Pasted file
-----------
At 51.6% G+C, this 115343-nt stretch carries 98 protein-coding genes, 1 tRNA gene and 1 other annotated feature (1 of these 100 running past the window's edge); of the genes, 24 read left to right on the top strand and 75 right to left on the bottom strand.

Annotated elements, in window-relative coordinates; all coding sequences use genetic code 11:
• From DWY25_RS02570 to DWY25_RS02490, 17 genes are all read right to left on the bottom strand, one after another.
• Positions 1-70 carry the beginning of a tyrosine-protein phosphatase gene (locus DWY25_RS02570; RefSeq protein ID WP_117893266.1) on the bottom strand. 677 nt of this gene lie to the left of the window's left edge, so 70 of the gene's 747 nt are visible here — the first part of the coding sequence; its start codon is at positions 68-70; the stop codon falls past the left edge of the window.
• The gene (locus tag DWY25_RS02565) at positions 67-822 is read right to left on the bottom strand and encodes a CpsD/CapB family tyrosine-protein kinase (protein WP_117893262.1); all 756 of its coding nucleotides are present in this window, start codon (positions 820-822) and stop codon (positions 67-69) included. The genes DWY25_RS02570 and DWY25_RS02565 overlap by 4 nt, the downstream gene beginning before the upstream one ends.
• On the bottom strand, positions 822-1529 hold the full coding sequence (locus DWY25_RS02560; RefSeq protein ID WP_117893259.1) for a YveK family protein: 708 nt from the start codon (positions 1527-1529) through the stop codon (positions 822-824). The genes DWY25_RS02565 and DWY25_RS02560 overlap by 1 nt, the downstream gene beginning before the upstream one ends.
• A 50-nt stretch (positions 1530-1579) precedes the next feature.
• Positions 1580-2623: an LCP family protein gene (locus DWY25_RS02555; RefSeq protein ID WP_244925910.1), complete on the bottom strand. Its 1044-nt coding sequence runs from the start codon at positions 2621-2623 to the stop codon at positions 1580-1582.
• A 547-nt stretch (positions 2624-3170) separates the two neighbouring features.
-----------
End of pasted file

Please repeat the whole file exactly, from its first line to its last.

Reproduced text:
At 51.6% G+C, this 115343-nt stretch carries 98 protein-coding genes, 1 tRNA gene and 1 other annotated feature (1 of these 100 running past the window's edge); of the genes, 24 read left to right on the top strand and 75 right to left on the bottom strand.

Annotated elements, in window-relative coordinates; all coding sequences use genetic code 11:
• From DWY25_RS02570 to DWY25_RS02490, 17 genes are all read right to left on the bottom strand, one after another.
• Positions 1-70 carry the beginning of a tyrosine-protein phosphatase gene (locus DWY25_RS02570; RefSeq protein ID WP_117893266.1) on the bottom strand. 677 nt of this gene lie to the left of the window's left edge, so 70 of the gene's 747 nt are visible here — the first part of the coding sequence; its start codon is at positions 68-70; the stop codon falls past the left edge of the window.
• The gene (locus tag DWY25_RS02565) at positions 67-822 is read right to left on the bottom strand and encodes a CpsD/CapB family tyrosine-protein kinase (protein WP_117893262.1); all 756 of its coding nucleotides are present in this window, start codon (positions 820-822) and stop codon (positions 67-69) included. The genes DWY25_RS02570 and DWY25_RS02565 overlap by 4 nt, the downstream gene beginning before the upstream one ends.
• On the bottom strand, positions 822-1529 hold the full coding sequence (locus DWY25_RS02560; RefSeq protein ID WP_117893259.1) for a YveK family protein: 708 nt from the start codon (positions 1527-1529) through the stop codon (positions 822-824). The genes DWY25_RS02565 and DWY25_RS02560 overlap by 1 nt, the downstream gene beginning before the upstream one ends.
• A 50-nt stretch (positions 1530-1579) precedes the next feature.
• Positions 1580-2623: an LCP family protein gene (locus DWY25_RS02555; RefSeq protein ID WP_244925910.1), complete on the bottom strand. Its 1044-nt coding sequence runs from the start codon at positions 2621-2623 to the stop codon at positions 1580-1582.
• A 547-nt stretch (positions 2624-3170) separates the two neighbouring features.